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Raven Holt's avatar

Raven Holt

Fall 2023 NS150


  • 0 TODAY
  • 241 TOTAL

participant impact

  • UP TO
    traveled by foot
  • UP TO
    pounds of CO2
    have been saved
  • UP TO
    plastic bottles
    not sent to the landfill
  • UP TO
  • UP TO
    spent outdoors

Raven's actions

Visions of Sustainability

Support a Sharing Economy

I will create or support a sharing economy with family, friends, and neighbors.



Walk Instead

I will walk 5 mile(s) each day this week instead of driving and avoid sending up to 0.0 lbs of CO2 into Earth's atmosphere.



Use Reusable Bottles

I will use a reusable bottle and stop purchasing bottled water, saving 30 disposable plastic bottle(s) each day this week.



Watch a Documentary

I will watch a documentary film about food with family and friends and talk about what we learned.


Ecological Principles

Practice Gratitude for Earth

This week, I will spend 15 minute(s) each day outside, practicing gratitude (prayer, meditation, journaling, etc.) for Earth and the nature surrounding me.


A Call to Sustainability

Watch a Documentary

I will watch a movie about a sustainability issue I would like to know more about.


Participant Feed

Reflection, encouragement, and relationship building are all important aspects of getting a new habit to stick.
Share thoughts, encourage others, and reinforce positive new habits on the Feed.

To get started, share “your why.” Why did you join the challenge and choose the actions you did?

  • Raven Holt's avatar
    Raven Holt 9/03/2023 6:11 PM
    For my choices for sustainable living discussion, I watched a documentary on sustainability, one on Fisheries. The documentary is Tipping Point: Fisheries on the Brink

    This documentary showcased the problems of overfishing, and asked us how we can harvest from ocean fisheries in a sustainable way. Sustainable in this case means a method by which our (us humans) seafood desires can be met whilst not threatening the environment and the species as a whole. Thus issues such as our impact on the environment and overfishing are brought up a lot in this documentary.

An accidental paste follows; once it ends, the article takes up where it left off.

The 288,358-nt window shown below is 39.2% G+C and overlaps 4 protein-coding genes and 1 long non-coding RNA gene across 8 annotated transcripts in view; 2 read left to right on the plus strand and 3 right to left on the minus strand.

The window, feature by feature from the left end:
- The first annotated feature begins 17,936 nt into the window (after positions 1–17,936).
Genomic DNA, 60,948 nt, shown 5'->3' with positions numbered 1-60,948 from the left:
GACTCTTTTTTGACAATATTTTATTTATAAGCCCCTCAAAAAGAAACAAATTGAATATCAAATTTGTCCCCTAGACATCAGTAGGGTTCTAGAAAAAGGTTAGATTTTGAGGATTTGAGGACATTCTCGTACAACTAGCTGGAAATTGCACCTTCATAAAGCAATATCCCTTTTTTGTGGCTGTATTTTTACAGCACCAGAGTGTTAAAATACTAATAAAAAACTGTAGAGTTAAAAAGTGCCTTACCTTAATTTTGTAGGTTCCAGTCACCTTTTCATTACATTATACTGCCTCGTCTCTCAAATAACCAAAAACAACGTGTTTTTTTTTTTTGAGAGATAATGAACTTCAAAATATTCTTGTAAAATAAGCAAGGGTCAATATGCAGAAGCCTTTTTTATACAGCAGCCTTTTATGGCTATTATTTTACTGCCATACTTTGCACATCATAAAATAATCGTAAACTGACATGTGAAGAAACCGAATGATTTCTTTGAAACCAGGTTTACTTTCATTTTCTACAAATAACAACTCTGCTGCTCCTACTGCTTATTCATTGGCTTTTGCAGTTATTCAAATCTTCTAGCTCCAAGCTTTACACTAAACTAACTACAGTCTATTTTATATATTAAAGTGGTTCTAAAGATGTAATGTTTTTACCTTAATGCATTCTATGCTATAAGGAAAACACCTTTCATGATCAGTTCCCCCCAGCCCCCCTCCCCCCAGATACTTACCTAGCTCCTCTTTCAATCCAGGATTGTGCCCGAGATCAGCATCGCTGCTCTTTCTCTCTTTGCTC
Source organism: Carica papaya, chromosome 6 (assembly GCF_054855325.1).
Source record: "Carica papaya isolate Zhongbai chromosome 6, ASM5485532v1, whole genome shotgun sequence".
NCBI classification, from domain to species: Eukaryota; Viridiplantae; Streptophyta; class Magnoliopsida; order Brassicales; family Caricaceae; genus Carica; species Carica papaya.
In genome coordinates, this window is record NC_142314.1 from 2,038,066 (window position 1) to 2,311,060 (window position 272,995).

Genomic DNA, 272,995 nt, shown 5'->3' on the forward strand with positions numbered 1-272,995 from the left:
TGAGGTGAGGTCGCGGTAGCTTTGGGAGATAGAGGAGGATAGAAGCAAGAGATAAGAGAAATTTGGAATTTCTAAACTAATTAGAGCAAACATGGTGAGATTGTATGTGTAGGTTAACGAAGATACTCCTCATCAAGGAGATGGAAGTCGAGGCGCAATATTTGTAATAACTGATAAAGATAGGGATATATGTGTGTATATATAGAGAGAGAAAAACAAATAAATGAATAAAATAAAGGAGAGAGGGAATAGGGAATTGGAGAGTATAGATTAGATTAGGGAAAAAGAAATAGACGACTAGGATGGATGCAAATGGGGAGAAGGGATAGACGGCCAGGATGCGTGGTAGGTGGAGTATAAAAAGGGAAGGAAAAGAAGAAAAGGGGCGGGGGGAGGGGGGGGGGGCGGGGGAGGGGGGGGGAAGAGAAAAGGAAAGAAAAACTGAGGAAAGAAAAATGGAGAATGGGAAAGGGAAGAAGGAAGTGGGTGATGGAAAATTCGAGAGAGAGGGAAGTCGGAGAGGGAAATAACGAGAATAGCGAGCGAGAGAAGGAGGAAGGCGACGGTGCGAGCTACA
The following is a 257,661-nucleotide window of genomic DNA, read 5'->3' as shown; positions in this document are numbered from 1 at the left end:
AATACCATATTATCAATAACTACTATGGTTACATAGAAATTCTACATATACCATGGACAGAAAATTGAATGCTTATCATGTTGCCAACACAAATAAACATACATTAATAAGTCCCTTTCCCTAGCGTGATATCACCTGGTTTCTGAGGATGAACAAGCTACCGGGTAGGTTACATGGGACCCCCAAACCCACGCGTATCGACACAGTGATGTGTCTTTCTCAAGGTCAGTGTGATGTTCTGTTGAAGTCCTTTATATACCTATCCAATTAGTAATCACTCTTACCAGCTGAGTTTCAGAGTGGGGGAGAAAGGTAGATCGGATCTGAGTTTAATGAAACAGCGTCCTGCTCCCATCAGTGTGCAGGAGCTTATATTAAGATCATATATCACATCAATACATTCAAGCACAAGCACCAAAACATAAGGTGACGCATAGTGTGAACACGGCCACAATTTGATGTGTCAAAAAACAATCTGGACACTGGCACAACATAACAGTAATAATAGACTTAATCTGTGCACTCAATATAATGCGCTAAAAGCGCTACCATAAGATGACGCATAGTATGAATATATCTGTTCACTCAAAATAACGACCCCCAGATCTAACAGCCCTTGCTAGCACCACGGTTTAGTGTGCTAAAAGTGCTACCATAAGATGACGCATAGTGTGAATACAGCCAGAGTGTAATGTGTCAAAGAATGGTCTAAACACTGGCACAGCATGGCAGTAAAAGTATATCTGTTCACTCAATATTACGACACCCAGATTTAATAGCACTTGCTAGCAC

Although the ocean is vast, it is still a delicate and fragile ecosystem. With this in mind, one of the parts of the documentary that stuck out to me most was a mentioning of "Dead zones" in the oceans around the world, 500 to be exact. These are areas where excess nitrates coming from our agricultural practices goes into the water. The thing with nitrates is that excessively high amounts of them can cause an acceleration in euthrophican, which causes the aquodic plant life to grow at a much faster rate. It can also drastically effect the types of plant and animal life that can live in the small streams of water, with some fish not being able to live a sustainable existence in the waters they reside in because of the abnormally large plant life. And on another note, drinking with nitrate above 10ppm is unsafe to consume for humans.

    But 1 big issue this documentary I feel didn't spend enough time focusing on is the amount of ocean life going down as time goes by. The documentary mentions that in the past 30 years demand for fish consumption has risen 120%, and most of this demand was met through Aquaculture, which rose by 520% in that same period. The UN estimates that the global capture of wild caught fish has risen by 14%, and as a result, animal life in the ocean is declining. A quote that struck a cord with me on this topic was by Professor Daniel Pauly, from the University of British Columbia. In this documentary he says,
    "It's actually not surprising that animal life in the ocean is declining, because we are throwing at it our whole industrial might. The biggest boat that we have, bigger than some warships. And this is appropriate because we are conducting a war on fish."
    Far too much fishing boats are being sent after the dwindling amounts of fish out there. Too much money is being spent trying to capture too few fish, and the fish are suffering as a result. This contributes to overfishing.

    The other primary issues that contribute to overfishing are problems with fishery practices and their regulations, illegal and/or undocumented fishing, disagreements between the fisheries and the 3rd party governmental regulators for data collection, and the practices of fish farming Aquaculture that catch more fish for the purpose of feed for their farmed fish rather than human consumption.